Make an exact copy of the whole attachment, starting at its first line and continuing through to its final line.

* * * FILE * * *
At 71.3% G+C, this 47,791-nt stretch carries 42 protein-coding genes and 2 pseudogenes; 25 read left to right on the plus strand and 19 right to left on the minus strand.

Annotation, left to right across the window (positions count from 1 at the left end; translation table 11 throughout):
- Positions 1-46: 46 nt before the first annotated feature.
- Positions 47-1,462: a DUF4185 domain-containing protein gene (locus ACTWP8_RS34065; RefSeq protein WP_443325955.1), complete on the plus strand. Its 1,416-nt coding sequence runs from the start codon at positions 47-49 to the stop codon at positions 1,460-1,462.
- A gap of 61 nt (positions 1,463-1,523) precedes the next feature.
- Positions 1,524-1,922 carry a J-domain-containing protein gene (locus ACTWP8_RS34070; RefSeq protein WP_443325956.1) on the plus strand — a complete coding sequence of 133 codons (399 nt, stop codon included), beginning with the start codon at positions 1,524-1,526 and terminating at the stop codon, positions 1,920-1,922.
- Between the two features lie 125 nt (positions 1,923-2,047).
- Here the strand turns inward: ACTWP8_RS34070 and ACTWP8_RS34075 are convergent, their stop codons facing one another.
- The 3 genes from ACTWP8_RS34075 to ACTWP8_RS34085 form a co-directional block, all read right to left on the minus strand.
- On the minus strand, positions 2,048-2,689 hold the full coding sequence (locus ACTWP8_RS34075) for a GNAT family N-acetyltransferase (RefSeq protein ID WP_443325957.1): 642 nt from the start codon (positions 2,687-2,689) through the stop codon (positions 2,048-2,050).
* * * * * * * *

At 71.3% G+C, this 47,791-nt stretch carries 42 protein-coding genes and 2 pseudogenes; 25 read left to right on the plus strand and 19 right to left on the minus strand.

Annotation, left to right across the window (positions count from 1 at the left end; translation table 11 throughout):
- Positions 1-46: 46 nt before the first annotated feature.
- Positions 47-1,462: a DUF4185 domain-containing protein gene (locus ACTWP8_RS34065; RefSeq protein WP_443325955.1), complete on the plus strand. Its 1,416-nt coding sequence runs from the start codon at positions 47-49 to the stop codon at positions 1,460-1,462.
- A gap of 61 nt (positions 1,463-1,523) precedes the next feature.
- Positions 1,524-1,922 carry a J-domain-containing protein gene (locus ACTWP8_RS34070; RefSeq protein WP_443325956.1) on the plus strand — a complete coding sequence of 133 codons (399 nt, stop codon included), beginning with the start codon at positions 1,524-1,526 and terminating at the stop codon, positions 1,920-1,922.
- Between the two features lie 125 nt (positions 1,923-2,047).
- Here the strand turns inward: ACTWP8_RS34070 and ACTWP8_RS34075 are convergent, their stop codons facing one another.
- The 3 genes from ACTWP8_RS34075 to ACTWP8_RS34085 form a co-directional block, all read right to left on the minus strand.
- On the minus strand, positions 2,048-2,689 hold the full coding sequence (locus ACTWP8_RS34075) for a GNAT family N-acetyltransferase (RefSeq protein ID WP_443325957.1): 642 nt from the start codon (positions 2,687-2,689) through the stop codon (positions 2,048-2,050).